As a regular reader of local, national and world news via my daily paper and electronic information portals, I can’t help but notice the recurring theme of good and evil, inextricably intertwined in every story. For the last decade, however, it seems that these themes have shifted out of balance in favor of harsh judgment of and by governments, corporations, pundits, political action organizations and individuals at the mercy of the those four.
With the distraction of information glut in our society and the global extension of it, it is temptingly easy to lose focus on core issues of human decency. The need for random acts of kindness, as many bumper stickers remind us, is a symptom of our condition, but in itself, not the solution either. Moses and those who interpreted his writings understood and anticipated this problem and gave us Shoftim, this week’s parashah which defines judgment and informs its implementation.
Of course, you can argue, we live in a different world now and the Torah addresses archaic values and political events of the far past. But careful observation reminds us that the more the world changes, the more we stay the same…
Parashah Shoftim is traditionally read early in the Hebrew month of Elul as the Jewish New Year and cycle of High Holidays begins. In the calendar, Elul precedes the month of Tishrei when judgment for our deeds of the previous year is rendered. At this time we express our wishes to retain life in good health that we may continue to perform mitzvot or good deeds. Though many powerful ideas are presented in this parashah, I purposely chose the most memorable quotation pertaining to justice for this interpretation. At first reading, this dramatic statement seems simple and straightforward, but just as the layers of an onion are peeled back to reveal the strength at its core; many subtle, yet powerful corollaries emerge from this commandment. The images on the first page reflect a commentary in the Talmud 5 and a further interpretation by Rabbi Schneur Zalman of Liadi (1745-1812) in the Tanya 6 regarding how a negative event can be rendered positive upon consideration.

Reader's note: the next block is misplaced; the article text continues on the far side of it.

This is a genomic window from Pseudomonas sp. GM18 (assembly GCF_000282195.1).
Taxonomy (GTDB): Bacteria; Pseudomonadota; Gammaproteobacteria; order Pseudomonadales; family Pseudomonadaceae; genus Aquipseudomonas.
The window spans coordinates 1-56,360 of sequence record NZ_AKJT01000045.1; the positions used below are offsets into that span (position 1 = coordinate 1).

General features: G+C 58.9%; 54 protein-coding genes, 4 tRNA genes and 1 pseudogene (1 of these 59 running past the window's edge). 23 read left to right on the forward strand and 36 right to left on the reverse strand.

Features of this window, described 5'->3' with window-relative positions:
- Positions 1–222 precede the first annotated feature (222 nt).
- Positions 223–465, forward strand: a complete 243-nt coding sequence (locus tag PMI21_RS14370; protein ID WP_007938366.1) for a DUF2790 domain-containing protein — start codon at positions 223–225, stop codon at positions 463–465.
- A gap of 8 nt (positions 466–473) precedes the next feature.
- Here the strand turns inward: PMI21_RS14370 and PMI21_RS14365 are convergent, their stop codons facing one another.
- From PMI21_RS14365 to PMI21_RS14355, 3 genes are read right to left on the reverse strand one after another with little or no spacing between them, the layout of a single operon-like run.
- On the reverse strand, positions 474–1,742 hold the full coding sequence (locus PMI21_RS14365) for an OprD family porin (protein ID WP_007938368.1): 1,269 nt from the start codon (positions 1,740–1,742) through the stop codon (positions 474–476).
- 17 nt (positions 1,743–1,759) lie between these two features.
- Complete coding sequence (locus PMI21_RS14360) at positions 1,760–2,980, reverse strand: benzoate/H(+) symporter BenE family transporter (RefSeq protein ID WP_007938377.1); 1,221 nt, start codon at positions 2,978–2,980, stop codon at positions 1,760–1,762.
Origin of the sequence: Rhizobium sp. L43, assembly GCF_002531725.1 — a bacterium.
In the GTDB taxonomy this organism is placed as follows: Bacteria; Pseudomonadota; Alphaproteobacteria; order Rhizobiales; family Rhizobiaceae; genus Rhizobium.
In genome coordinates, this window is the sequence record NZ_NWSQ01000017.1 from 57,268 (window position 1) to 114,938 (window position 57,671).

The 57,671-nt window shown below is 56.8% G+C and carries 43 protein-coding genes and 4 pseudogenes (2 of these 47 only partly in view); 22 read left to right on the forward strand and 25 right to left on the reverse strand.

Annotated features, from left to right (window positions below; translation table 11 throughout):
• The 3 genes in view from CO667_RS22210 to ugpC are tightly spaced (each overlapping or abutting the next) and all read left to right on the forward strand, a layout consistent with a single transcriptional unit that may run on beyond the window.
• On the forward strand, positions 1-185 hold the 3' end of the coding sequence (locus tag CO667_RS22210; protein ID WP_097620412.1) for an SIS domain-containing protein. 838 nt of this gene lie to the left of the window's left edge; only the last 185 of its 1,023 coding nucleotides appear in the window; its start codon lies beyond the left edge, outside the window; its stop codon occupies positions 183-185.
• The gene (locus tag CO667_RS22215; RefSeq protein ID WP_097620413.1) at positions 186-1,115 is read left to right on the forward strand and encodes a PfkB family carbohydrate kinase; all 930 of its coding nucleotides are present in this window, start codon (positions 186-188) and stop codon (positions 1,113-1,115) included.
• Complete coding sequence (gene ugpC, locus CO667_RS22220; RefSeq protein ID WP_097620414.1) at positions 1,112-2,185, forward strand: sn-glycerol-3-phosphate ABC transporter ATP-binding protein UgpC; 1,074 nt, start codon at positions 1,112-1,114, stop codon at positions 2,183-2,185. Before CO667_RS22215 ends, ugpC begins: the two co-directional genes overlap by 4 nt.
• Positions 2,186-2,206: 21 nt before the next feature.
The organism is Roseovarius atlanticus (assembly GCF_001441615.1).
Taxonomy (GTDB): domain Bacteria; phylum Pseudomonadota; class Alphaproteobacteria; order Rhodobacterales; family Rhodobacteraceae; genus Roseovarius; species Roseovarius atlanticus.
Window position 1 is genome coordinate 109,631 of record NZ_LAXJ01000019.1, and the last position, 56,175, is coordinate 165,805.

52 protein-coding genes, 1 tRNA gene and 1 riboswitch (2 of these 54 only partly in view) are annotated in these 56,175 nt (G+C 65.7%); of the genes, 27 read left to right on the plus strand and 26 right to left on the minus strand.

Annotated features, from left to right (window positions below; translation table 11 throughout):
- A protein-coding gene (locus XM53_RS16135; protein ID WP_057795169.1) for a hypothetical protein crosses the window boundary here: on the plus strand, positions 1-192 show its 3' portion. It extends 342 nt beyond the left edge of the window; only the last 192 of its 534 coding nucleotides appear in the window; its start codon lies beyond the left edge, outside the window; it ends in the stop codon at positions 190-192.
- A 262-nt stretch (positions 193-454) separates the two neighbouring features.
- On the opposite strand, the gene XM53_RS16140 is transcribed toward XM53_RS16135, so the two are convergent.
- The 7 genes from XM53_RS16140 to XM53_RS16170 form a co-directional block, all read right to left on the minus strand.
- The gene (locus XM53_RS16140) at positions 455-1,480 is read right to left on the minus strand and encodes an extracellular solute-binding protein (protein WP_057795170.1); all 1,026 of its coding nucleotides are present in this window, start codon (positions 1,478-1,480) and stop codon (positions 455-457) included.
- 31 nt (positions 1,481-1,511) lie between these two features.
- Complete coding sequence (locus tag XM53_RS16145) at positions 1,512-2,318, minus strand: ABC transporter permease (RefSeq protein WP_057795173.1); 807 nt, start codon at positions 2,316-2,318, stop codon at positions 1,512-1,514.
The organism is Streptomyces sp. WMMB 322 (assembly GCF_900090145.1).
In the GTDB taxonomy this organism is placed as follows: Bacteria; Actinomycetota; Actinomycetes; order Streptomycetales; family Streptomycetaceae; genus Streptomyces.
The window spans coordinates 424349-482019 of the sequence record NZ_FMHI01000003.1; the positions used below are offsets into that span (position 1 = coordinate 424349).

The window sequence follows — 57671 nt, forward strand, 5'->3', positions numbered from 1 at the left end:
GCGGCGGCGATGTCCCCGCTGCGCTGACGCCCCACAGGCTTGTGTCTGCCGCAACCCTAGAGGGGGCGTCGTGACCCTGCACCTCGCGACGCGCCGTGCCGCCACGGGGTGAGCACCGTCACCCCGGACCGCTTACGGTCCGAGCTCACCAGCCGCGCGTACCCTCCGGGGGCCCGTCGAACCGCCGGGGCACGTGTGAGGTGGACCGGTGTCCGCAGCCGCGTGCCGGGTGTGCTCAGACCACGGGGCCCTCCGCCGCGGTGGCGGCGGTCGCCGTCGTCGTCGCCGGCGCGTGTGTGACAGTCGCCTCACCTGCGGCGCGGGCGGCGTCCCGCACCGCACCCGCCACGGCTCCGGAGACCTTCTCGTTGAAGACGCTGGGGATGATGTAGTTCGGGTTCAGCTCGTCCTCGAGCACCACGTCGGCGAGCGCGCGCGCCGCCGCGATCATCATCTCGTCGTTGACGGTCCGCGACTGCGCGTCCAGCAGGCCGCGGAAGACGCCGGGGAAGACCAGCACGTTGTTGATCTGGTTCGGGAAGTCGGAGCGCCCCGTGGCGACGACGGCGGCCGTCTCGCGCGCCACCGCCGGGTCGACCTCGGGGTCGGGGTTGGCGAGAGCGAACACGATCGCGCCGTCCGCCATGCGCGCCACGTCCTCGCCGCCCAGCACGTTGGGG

In A Balance Of Powers, one of the illustrations for this parashah, the key players in the process of judgment include the prophet, standing to the left of the Shekhinah. His words, transmitted from God are associated with present and future world events. Both my prophet and the artifact shadowed behind him are modeled after Ezekiel and his well-known mystical vision, experienced during the Babylonian Exile in 593 BCE.
To the right of the Shekhinah is the Kohen Gadol (High Priest) wearing his ceremonial garments. He is shown holding a small model of a Levitical city of refuge (described in the notes to Parashah Ma’asei in the Book of Numbers). These properties were given to his tribe of Levi instead of farmland so that their designated roles as Torah scholars and teachers of the Israelites could be performed without domestic distractions. Finally, reprising her role in Bereshith (Genesis, Parashah Noah) where she represents the qualities of justice and mercy, the Shekhinah appears here with a set of scales to extend the metaphor. The fire in the left pan surrounds the Hebrew letter ‘tzadee’ that begins the word ‘tzedek’ for justice. In the right pan rests the Hebrew letter ‘resh’ for ‘rachamim’ or mercy with a dove holding a lily. The dove, although it is the familiar symbol of peace also addresses the quietude needed for objective decisions. The lily was chosen for its association with purity and for its six petals shaped in the form of a six-pointed star. In Hebrew it is called ‘shoshan’, from the root word ‘shesh’ or the number six.
The full illustration and commentary for this parashah may be found in Between Heaven & Earth: An Illuminated Torah Commentary on pages 118-119 and 181-182 respectively. If you would like a signed copy, you may email me at: email@example.com. The book is also available worldwide from most online booksellers as well as at these links:
Questions? Comments? Suggestions? All are welcome.